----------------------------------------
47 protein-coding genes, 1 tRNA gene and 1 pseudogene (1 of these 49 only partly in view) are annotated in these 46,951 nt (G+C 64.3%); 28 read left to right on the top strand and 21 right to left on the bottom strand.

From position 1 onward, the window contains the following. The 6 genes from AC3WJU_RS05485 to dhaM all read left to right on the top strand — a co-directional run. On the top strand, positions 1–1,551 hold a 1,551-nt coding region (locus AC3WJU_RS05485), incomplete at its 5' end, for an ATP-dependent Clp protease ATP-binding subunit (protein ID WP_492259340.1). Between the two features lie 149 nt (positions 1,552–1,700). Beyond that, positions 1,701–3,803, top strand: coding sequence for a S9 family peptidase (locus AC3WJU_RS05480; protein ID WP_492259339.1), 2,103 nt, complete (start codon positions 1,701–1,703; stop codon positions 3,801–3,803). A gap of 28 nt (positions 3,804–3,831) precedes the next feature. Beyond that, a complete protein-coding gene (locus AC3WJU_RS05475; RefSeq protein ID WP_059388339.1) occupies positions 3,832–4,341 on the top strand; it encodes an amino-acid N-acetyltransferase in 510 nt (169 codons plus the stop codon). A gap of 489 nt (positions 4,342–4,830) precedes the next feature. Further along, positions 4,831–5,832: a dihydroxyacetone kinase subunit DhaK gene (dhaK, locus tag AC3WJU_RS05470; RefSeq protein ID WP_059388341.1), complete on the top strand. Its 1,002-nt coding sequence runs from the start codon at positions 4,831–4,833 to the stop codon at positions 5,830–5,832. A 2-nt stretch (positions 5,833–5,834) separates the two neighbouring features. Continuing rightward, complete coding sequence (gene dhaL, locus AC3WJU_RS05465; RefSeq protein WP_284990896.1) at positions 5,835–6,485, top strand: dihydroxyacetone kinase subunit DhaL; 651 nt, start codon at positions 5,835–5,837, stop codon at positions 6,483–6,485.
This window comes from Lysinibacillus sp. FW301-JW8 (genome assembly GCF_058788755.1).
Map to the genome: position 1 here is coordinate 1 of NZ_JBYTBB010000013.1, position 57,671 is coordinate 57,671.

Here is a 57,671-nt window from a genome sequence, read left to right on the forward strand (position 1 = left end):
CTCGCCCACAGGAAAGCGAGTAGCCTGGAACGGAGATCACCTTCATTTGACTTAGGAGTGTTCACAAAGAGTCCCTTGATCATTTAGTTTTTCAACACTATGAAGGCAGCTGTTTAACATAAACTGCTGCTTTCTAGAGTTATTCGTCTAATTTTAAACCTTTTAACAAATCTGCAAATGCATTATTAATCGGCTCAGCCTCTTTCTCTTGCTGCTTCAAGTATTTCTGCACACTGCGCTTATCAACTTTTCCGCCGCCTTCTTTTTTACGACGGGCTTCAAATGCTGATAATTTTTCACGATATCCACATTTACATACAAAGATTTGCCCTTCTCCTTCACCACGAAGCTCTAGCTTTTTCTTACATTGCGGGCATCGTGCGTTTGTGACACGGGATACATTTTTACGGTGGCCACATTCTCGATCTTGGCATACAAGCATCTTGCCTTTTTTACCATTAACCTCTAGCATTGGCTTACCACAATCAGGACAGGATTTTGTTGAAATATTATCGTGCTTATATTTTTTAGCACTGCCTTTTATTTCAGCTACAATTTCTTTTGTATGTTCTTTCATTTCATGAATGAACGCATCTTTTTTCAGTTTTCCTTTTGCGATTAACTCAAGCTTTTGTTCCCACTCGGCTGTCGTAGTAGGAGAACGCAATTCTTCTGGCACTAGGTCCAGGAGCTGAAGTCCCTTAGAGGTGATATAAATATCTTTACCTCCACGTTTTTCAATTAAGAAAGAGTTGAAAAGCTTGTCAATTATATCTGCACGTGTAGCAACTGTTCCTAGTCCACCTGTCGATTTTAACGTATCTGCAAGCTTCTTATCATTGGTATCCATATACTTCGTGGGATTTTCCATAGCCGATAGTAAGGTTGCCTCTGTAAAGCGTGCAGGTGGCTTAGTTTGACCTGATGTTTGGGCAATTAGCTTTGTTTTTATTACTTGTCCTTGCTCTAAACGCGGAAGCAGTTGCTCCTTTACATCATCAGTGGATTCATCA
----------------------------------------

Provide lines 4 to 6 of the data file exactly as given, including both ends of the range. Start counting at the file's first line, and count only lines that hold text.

Map to the genome: position 1 here is coordinate 1 of NZ_JBYTBB010000013.1, position 57,671 is coordinate 57,671.

Here is a 57,671-nt window from a genome sequence, read left to right on the forward strand (position 1 = left end):
CTCGCCCACAGGAAAGCGAGTAGCCTGGAACGGAGATCACCTTCATTTGACTTAGGAGTGTTCACAAAGAGTCCCTTGATCATTTAGTTTTTCAACACTATGAAGGCAGCTGTTTAACATAAACTGCTGCTTTCTAGAGTTATTCGTCTAATTTTAAACCTTTTAACAAATCTGCAAATGCATTATTAATCGGCTCAGCCTCTTTCTCTTGCTGCTTCAAGTATTTCTGCACACTGCGCTTATCAACTTTTCCGCCGCCTTCTTTTTTACGACGGGCTTCAAATGCTGATAATTTTTCACGATATCCACATTTACATACAAAGATTTGCCCTTCTCCTTCACCACGAAGCTCTAGCTTTTTCTTACATTGCGGGCATCGTGCGTTTGTGACACGGGATACATTTTTACGGTGGCCACATTCTCGATCTTGGCATACAAGCATCTTGCCTTTTTTACCATTAACCTCTAGCATTGGCTTACCACAATCAGGACAGGATTTTGTTGAAATATTATCGTGCTTATATTTTTTAGCACTGCCTTTTATTTCAGCTACAATTTCTTTTGTATGTTCTTTCATTTCATGAATGAACGCATCTTTTTTCAGTTTTCCTTTTGCGATTAACTCAAGCTTTTGTTCCCACTCGGCTGTCGTAGTAGGAGAACGCAATTCTTCTGGCACTAGGTCCAGGAGCTGAAGTCCCTTAGAGGTGATATAAATATCTTTACCTCCACGTTTTTCAATTAAGAAAGAGTTGAAAAGCTTGTCAATTATATCTGCACGTGTAGCAACTGTTCCTAGTCCACCTGTCGATTTTAACGTATCTGCAAGCTTCTTATCATTGGTATCCATATACTTCGTGGGATTTTCCATAGCCGATAGTAAGGTTGCCTCTGTAAAGCGTGCAGGTGGCTTAGTTTGACCTGATGTTTGGGCAATTAGCTTTGTTTTTATTACTTGTCCTTGCTCTAAACGCGGAAGCAGTTGCTCCTTTACATCATCAGTGGATTCATCA